A walk in the woods: The forest through the lens of a photographer
For me the forest is always a welcoming place. As a child, I always knew what to expect when wandering off: always predictable, friendly and ever welcoming. A forest was a place to immerse myself in and experience nature. Photographing it was second nature for me — the vibrant colours of fall, the beautiful skies of sunsets and elusive wildlife.
I never spent much time thinking about what a forest is and how it works, until I had the chance to document several Nature Conservancy of Canada (NCC) properties in the Great Lakes-St-Lawrence forest region to help promote conservation efforts under the TD Forest program. While I understood the basic idea of a forest — a way of describing a mix of animals, plants and landscape — I never really registered the science behind it.
My eureka moment was during a hike with a wildlife biologist in NCC's Kenauk forest that changed everything.
When I asked a question about the existence of a rare plant species, the biologist explained that many areas of that particular forest had never been surveyed before for plant species, so nobody knew for sure what was there. That sense of the unknown and mystery really intrigued me. The whole idea that a forest could hold that sense of discovery all over again was exciting.
The first thing that struck me about this particular forest was how much larger the trees grew and their variety, particularly the hardwoods in southern Quebec and Ontario. During the fall, I hiked NCC's Mount Foster and Mount Brunt properties just south of Montreal, and the range of colours on display in the trees was amazing. I also found several stands of cedars, which I'd never seen in the wild before. Even the animals seemed larger to me; more abundant and in more variety. I was always finding signs of larger mammals like moose, bears and wolves, and a number of times encountered deer while in Kenuak.
Mostly, I enjoyed how far you could see once inside the forest. I'm familiar mostly with Acadian forest found in the Maritimes, where the visibility tends to be pretty close, with lots of deadfall and debris in the way.
In the Great Lakes/St.Lawrence forest, I found the visibility was much better, you could see further and had more available light to photograph with. It made spotting animals easier as well, allowing you to watch them for a while and maybe snapping a photo before they spotted you.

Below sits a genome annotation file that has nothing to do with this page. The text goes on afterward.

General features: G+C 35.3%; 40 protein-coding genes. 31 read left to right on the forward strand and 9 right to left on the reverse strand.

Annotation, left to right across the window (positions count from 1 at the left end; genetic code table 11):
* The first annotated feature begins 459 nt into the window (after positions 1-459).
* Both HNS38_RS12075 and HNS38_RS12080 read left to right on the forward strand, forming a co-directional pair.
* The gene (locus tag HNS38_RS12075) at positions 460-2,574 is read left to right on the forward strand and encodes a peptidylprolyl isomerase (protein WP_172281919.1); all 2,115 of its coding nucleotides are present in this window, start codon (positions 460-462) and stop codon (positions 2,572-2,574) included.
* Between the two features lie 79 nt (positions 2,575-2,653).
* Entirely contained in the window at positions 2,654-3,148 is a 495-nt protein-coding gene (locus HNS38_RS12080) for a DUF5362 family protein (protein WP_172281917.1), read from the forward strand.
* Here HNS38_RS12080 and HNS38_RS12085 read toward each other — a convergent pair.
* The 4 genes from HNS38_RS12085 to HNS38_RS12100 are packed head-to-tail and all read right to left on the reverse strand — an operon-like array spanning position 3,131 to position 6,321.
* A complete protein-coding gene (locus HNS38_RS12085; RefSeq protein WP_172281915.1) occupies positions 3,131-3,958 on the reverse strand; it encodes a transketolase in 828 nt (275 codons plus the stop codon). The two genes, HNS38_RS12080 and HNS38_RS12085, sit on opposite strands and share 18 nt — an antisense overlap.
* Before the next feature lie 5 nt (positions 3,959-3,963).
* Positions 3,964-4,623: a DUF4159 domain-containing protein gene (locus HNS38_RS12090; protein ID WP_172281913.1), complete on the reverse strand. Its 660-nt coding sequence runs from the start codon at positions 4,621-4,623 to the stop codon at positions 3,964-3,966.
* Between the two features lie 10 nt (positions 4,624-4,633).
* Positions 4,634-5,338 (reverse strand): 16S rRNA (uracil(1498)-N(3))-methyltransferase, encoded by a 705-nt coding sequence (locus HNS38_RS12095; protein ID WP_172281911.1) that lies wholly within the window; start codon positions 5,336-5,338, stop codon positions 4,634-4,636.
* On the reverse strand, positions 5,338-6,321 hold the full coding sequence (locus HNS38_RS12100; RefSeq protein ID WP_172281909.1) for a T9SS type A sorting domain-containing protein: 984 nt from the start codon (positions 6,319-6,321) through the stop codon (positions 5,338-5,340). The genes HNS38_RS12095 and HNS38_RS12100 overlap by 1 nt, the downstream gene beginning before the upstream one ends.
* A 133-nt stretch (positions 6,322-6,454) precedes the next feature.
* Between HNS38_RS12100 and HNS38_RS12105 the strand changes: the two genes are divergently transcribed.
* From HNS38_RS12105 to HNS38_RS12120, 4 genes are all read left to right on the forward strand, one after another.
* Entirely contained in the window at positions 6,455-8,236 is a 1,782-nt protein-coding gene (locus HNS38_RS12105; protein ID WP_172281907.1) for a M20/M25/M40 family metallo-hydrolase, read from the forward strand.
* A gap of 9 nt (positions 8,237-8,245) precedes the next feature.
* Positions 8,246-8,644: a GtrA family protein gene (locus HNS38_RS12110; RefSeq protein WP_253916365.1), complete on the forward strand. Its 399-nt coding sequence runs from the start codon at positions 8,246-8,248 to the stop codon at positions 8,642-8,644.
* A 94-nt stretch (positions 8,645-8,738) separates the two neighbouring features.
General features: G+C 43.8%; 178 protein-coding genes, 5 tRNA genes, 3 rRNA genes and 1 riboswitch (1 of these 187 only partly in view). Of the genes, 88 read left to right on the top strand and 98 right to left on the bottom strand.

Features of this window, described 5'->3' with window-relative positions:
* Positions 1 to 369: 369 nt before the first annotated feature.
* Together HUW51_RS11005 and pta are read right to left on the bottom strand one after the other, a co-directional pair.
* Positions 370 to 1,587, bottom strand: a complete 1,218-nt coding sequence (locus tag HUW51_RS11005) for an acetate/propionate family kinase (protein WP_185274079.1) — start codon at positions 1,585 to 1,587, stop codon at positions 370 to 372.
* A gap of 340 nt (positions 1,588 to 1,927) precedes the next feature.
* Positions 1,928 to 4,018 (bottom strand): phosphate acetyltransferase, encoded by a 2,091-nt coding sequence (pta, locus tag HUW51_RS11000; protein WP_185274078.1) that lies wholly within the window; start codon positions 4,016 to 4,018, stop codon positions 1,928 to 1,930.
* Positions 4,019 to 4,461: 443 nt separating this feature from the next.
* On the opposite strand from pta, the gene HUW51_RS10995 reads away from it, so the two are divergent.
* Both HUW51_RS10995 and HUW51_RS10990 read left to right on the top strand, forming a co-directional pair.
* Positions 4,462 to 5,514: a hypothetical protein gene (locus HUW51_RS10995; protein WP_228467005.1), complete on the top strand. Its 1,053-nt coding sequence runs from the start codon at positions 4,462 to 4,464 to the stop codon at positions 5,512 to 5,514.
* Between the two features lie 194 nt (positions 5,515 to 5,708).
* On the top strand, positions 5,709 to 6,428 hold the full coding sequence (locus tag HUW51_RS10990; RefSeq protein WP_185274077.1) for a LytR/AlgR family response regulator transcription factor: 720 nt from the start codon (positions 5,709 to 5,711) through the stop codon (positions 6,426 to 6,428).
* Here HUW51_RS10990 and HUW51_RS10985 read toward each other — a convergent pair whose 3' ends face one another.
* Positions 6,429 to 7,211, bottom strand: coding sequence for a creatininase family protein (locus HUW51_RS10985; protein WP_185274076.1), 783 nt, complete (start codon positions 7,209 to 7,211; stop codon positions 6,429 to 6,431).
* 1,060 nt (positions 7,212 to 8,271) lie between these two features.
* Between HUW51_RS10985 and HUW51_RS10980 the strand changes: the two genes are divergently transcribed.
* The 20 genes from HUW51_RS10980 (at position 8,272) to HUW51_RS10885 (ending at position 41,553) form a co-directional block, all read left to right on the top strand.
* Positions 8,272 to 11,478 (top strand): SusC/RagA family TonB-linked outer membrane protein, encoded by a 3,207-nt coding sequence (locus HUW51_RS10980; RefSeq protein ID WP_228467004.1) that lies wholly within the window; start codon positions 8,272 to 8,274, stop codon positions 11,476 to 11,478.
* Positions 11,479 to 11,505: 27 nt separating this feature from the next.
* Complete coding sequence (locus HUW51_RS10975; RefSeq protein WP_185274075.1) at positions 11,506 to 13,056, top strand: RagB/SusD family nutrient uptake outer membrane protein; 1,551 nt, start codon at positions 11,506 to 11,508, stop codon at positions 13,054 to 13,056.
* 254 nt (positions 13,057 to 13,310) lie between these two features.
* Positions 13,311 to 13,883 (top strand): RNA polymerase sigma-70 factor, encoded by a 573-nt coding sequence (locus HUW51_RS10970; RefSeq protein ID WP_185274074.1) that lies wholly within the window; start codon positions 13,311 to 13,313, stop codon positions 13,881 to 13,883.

The temperature was no exception either. During the day, the heat inside the forest was much warmer, and then cooler at night than I was expecting. Those cool nights made for frost into the late spring, and lots of mist in the early summer mornings. All beautiful when the sun is coming up.
Even the rivers seemed to run cooler and clearer. It was really evident to me in the eastern area of Quebec, when exploring NCC's Malbaie River properties, where the river was clear straight to the bottom. You could easily spot and photograph fish along the bottom, and the mist in the morning was beautiful.
This forest also has a certain historical and cultural sense to it. While travelling to NCC's Emma Young forest just outside Kingston, Ontario, it's hard not to become aware of the area's history. The region encompasses the same waterways that helped establish Canada as a country: the Great Lakes, Thousand Islands, the Rideau Canal and Saint Lawrence seaway. Trees from this forest region built the first homes, governments, railways and boats — things that came to define us as a people.
Likewise it is easier to recognize how development and population growth have encroached on this region. Most of Canada's population lives here, putting it under a constant state of stress and threat. While I found that animals were more abundant, they were also much more accustomed to humans. Travelling through the region, it became easy to see that very few large intact sections of the region still exist, and even fewer of them in their original vegetation.
Becoming aware of all these things changed the scope of my photography there. I found it renewed creative energy and created a sense of purpose and necessity to the process. Overall, this really helped to focus and drive the work. Now, I find it more rewarding to draw inspiration from documenting the beauty of a rare species or animal, as much as morning light. I've come to understand that the forest is a much larger place than I imagined, and holds a lot more for me to discover.